Nunn has far outspent Perdue on the air this fall, but more pro-Republican outside money has rushed to his side, including from the National Republican Senatorial Committee and the Ending Spending Action Fund Super PAC. Ending Spending, founded by Ameritrade CEO Joe Ricketts, has spent $5.6 million in Georgia this year — mostly attacking Nunn and mirroring the GOP campaign to paint her as Obama’s lackey.
In all, the CPI estimates that about $17 million has been spent on television ads in the governor’s race. More than 29,000 broadcast TV ads have run for state contests, the vast majority for the governor’s race.
Deal has pumped at least $5.4 million into TV spots for his campaign. They started off sunny and positive, touting his record and accomplishments. As November neared, predictably, they turned much sharper.
Carter, a state senator from Atlanta, needed to invest a lot more work to boost his name recognition. He’s outspent Deal on ads, including $5 million worth that were classified as negative or mixed because they target the incumbent governor.
Both campaigns’ ads have been increasingly bruising. Carter’s spots have questioned the governor’s financial turnaround and his sale of a salvage yard to a Texas firm locked in a tax dispute with the state.
Deal’s ads have painted Carter as a do-nothing, “silver-tongued” politician who inevitably would be forced to raise taxes to keep his promise to boost education funding and expand Georgia’s Medicaid program.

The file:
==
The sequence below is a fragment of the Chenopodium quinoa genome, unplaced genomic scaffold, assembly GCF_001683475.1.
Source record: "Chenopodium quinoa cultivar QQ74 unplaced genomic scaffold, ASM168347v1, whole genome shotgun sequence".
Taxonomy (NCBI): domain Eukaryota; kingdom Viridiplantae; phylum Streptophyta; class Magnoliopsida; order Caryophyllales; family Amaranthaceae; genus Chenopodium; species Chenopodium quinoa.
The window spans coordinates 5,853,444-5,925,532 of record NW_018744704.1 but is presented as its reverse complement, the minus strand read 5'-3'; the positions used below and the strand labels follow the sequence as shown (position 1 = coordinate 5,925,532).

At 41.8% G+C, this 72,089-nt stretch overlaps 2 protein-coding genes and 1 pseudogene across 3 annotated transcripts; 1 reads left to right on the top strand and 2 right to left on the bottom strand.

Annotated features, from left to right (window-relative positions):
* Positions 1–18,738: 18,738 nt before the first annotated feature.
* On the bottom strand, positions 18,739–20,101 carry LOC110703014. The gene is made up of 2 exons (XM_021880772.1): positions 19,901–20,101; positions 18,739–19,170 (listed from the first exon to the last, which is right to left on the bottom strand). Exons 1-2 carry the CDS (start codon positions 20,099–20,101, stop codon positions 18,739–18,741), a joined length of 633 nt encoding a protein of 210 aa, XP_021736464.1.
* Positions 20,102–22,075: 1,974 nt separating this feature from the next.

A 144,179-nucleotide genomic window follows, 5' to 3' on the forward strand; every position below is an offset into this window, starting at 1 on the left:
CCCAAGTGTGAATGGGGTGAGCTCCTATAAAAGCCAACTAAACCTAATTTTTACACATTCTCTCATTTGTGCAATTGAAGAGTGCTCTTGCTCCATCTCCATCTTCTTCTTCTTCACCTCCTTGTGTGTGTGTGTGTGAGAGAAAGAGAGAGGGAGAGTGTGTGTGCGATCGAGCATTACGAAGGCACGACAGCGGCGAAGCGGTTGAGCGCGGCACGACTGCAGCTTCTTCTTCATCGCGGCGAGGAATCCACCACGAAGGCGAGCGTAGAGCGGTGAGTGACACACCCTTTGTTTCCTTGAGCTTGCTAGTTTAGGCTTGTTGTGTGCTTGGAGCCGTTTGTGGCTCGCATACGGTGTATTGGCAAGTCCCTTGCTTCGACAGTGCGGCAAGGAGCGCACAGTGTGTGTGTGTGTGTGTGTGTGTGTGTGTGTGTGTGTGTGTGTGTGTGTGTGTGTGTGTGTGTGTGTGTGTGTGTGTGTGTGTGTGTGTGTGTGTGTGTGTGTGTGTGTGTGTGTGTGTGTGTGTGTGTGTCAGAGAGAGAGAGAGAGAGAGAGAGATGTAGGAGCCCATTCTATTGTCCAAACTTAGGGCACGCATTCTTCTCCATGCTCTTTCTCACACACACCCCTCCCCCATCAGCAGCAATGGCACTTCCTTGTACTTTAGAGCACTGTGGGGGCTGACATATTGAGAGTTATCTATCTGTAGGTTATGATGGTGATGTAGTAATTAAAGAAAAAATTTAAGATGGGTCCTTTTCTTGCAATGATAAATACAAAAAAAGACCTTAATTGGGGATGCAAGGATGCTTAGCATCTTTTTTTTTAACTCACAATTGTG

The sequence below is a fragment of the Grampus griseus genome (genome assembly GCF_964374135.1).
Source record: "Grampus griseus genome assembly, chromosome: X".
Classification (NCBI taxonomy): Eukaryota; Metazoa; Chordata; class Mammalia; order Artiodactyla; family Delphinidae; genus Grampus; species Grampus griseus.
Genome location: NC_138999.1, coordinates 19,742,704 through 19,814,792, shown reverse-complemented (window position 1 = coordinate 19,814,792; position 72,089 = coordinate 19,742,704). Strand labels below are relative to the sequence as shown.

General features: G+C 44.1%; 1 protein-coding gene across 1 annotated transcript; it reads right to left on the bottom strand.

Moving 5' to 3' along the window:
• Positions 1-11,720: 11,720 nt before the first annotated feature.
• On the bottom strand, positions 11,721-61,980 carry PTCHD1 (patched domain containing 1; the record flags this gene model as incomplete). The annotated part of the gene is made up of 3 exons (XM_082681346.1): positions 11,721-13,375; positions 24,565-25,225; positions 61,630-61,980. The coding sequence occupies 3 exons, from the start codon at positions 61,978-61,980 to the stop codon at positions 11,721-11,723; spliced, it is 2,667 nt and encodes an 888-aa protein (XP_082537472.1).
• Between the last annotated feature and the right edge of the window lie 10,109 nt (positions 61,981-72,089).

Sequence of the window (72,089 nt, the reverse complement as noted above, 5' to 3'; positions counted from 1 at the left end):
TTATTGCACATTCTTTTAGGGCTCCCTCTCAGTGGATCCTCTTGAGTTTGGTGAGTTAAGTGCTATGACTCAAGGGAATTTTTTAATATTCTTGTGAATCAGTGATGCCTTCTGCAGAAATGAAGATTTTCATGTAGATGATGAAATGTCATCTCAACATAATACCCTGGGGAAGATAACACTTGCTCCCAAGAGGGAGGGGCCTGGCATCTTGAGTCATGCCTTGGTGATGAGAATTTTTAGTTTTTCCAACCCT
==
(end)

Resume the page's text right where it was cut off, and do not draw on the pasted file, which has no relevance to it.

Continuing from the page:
The Republican also has a financial edge Carter can’t hope to match. The Republican Governors Association has pumped more than $3.5 million into the race, including at least $2.4 million into attack ads slamming Carter.
The Democrat, meanwhile, has only $300,000 or so worth of TV backup from the state Democratic Party, and big outside groups haven’t come to his aid.
“We’re not waiting for any cavalry to come,” Carter said at a campaign stop. “We’re going to solve the problems here in Georgia.”
That outside spending could determine the race.
The RGA’s spots aim to drive up Carter’s negative approval ratings by questioning his support for the Affordable Care Act and labeling him “just another politician.”
The outside spending could also inflame the base. A Democratic flier aimed at turning out black voters urges them to vote “if you want to prevent another Ferguson” in a reference to the turmoil in the Missouri town. And Republicans have tried to jolt their supporters with robocalls claiming Carter wants to “eliminate the HOPE scholarship” for many middle-class families. The Democrat’s campaign called it a “shameful lie.”
The U.S. Senate race has shattered spending records in the state. The candidates spent a combined $24 million in 2008, when Republican U.S. Sen. Saxby Chambliss won a general election runoff, and $17 million when Chambliss unseated Democratic U.S. Sen. Max Cleland in 2002.
The spending in the governor’s race, though, is more on par with some recent contests. It also provides a reminder that the candidate with the most money doesn’t always win.
In the 2002 campaign, Gov. Roy Barnes raised roughly $20 million. A little-known Republican state senator named Sonny Perdue, David’s cousin, raised about $3.5 million in that race — and won.